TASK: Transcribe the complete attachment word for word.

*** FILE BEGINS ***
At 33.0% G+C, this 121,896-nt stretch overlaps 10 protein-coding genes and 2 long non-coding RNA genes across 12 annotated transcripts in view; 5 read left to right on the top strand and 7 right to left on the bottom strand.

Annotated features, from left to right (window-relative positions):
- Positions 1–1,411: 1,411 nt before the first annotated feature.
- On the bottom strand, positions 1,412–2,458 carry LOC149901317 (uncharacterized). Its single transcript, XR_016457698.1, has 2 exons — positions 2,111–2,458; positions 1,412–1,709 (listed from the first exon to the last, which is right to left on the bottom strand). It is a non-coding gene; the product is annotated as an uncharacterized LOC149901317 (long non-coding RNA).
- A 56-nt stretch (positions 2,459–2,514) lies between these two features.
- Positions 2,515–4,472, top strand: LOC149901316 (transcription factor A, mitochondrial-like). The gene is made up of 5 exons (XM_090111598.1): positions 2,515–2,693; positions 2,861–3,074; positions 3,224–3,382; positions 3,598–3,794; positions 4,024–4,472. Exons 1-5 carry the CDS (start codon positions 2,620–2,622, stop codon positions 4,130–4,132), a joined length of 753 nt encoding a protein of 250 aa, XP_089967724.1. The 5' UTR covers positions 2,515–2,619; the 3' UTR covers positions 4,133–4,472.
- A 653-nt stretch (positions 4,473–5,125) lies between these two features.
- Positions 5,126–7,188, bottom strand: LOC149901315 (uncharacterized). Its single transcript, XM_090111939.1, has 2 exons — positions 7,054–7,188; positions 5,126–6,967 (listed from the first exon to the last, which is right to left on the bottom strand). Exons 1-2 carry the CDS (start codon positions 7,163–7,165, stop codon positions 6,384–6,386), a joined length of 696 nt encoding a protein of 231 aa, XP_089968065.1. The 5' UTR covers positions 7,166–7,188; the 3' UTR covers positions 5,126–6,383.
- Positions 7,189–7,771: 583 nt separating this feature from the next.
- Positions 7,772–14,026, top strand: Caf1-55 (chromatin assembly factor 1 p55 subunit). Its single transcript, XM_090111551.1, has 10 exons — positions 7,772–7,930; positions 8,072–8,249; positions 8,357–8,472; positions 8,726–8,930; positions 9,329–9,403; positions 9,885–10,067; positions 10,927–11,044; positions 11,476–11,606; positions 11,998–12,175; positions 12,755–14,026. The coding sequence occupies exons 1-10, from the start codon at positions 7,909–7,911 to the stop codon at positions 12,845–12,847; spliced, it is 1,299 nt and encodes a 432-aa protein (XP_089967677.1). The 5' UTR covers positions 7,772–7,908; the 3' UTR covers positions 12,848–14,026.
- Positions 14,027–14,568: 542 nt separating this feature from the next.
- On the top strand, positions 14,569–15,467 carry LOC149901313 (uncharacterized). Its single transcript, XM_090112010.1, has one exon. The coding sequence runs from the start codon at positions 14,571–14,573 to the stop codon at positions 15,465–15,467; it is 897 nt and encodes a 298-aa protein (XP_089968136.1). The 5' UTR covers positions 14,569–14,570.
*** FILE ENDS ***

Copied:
At 33.0% G+C, this 121,896-nt stretch overlaps 10 protein-coding genes and 2 long non-coding RNA genes across 12 annotated transcripts in view; 5 read left to right on the top strand and 7 right to left on the bottom strand.

Annotated features, from left to right (window-relative positions):
- Positions 1–1,411: 1,411 nt before the first annotated feature.
- On the bottom strand, positions 1,412–2,458 carry LOC149901317 (uncharacterized). Its single transcript, XR_016457698.1, has 2 exons — positions 2,111–2,458; positions 1,412–1,709 (listed from the first exon to the last, which is right to left on the bottom strand). It is a non-coding gene; the product is annotated as an uncharacterized LOC149901317 (long non-coding RNA).
- A 56-nt stretch (positions 2,459–2,514) lies between these two features.
- Positions 2,515–4,472, top strand: LOC149901316 (transcription factor A, mitochondrial-like). The gene is made up of 5 exons (XM_090111598.1): positions 2,515–2,693; positions 2,861–3,074; positions 3,224–3,382; positions 3,598–3,794; positions 4,024–4,472. Exons 1-5 carry the CDS (start codon positions 2,620–2,622, stop codon positions 4,130–4,132), a joined length of 753 nt encoding a protein of 250 aa, XP_089967724.1. The 5' UTR covers positions 2,515–2,619; the 3' UTR covers positions 4,133–4,472.
- A 653-nt stretch (positions 4,473–5,125) lies between these two features.
- Positions 5,126–7,188, bottom strand: LOC149901315 (uncharacterized). Its single transcript, XM_090111939.1, has 2 exons — positions 7,054–7,188; positions 5,126–6,967 (listed from the first exon to the last, which is right to left on the bottom strand). Exons 1-2 carry the CDS (start codon positions 7,163–7,165, stop codon positions 6,384–6,386), a joined length of 696 nt encoding a protein of 231 aa, XP_089968065.1. The 5' UTR covers positions 7,166–7,188; the 3' UTR covers positions 5,126–6,383.
- Positions 7,189–7,771: 583 nt separating this feature from the next.
- Positions 7,772–14,026, top strand: Caf1-55 (chromatin assembly factor 1 p55 subunit). Its single transcript, XM_090111551.1, has 10 exons — positions 7,772–7,930; positions 8,072–8,249; positions 8,357–8,472; positions 8,726–8,930; positions 9,329–9,403; positions 9,885–10,067; positions 10,927–11,044; positions 11,476–11,606; positions 11,998–12,175; positions 12,755–14,026. The coding sequence occupies exons 1-10, from the start codon at positions 7,909–7,911 to the stop codon at positions 12,845–12,847; spliced, it is 1,299 nt and encodes a 432-aa protein (XP_089967677.1). The 5' UTR covers positions 7,772–7,908; the 3' UTR covers positions 12,848–14,026.
- Positions 14,027–14,568: 542 nt separating this feature from the next.
- On the top strand, positions 14,569–15,467 carry LOC149901313 (uncharacterized). Its single transcript, XM_090112010.1, has one exon. The coding sequence runs from the start codon at positions 14,571–14,573 to the stop codon at positions 15,465–15,467; it is 897 nt and encodes a 298-aa protein (XP_089968136.1). The 5' UTR covers positions 14,569–14,570.